21 Oct 2010

Professor John Idoko

John Idoko is Professor of Medicine, Head of Infectious Diseases Programme, and Director of the AIDS Prevention
Initiative in Nigeria (APIN) Programme at the University of Jos in Nigeria. He is also Chairman of the Nigerian Antiretroviral Committee. He has undertaken extensive clinical and research work in HIV/AIDS and published several papers on the management of HIV/AIDS in Nigeria.

What has been the greatest achievement of your career?
To have realised the dream of setting up the APIN centre where we do research and comprehensive HIV/AIDS prevention, as well as provide care and support, including access to antiretrovirals, for more than 6000 patients.

What do you think is the greatest political danger to the
medical profession?
The lack of eff ective political leadership to fi ght diseases that threaten humanity, such as HIV/AIDS, malaria, and
tuberculosis.

Which event has had most eff ect on your work, and why?
An invitation by my teacher and mentor professor Hilton Whittle to study light and heavy chains in the immunology laboratory as an undergraduate in the 1970s. This fuelled my interest in infectious diseases and immunology.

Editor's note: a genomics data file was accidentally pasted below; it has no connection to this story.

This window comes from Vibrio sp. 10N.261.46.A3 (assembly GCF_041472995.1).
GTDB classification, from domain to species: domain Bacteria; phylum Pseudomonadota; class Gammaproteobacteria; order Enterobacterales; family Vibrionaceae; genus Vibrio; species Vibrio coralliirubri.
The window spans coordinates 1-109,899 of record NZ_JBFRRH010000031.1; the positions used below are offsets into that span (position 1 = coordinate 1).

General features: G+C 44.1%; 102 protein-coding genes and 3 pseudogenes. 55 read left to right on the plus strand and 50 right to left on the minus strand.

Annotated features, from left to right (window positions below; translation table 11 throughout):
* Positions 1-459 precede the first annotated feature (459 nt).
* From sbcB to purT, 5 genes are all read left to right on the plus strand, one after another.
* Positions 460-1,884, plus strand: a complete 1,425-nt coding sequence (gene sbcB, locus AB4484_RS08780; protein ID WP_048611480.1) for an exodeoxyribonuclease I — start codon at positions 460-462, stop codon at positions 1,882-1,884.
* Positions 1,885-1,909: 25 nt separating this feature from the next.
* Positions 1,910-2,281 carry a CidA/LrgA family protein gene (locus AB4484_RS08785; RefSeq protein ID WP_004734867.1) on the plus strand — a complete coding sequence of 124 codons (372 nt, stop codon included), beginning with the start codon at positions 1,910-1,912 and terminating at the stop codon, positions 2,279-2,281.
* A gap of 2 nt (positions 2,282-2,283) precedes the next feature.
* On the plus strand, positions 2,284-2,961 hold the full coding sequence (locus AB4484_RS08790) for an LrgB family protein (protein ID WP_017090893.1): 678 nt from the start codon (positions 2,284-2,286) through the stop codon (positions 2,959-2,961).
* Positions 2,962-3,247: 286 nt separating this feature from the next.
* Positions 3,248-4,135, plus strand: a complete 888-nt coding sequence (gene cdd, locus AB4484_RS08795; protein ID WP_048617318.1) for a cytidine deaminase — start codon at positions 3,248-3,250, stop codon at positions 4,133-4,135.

Who is your favourite politician and why?
Bill Clinton. He has a remarkable ability to see issues from the point of view of those suff ering, and put this in a way that all understand.

What part of your work gives you the most pleasure?
Seeing people bounce back to life from a state of nearly kicking the bucket after a couple of weeks on antiretrovirals.

What part of your work gives you the least pleasure?
Balancing politics and science while working with policymakers.

If you have not entered your current profession, what would you have liked to do?
To have been a politician, because I now see the wonderful opportunities they have to change humanity positively.

What would be your advice to a newly qualifi ed doctor?
Discipline, dedication, and commitment to their chosen field in order to advance humanity.

How do you relax?
Watching football on television.

What alternative therapies have you tried? Did they work?
Boiling Neem tree leaves in water and using the extract to treat malaria. I thought then it worked!

What is your favourite country?
Nigeria. Despite all the apparent chaos, the country is making steady but slow progress.

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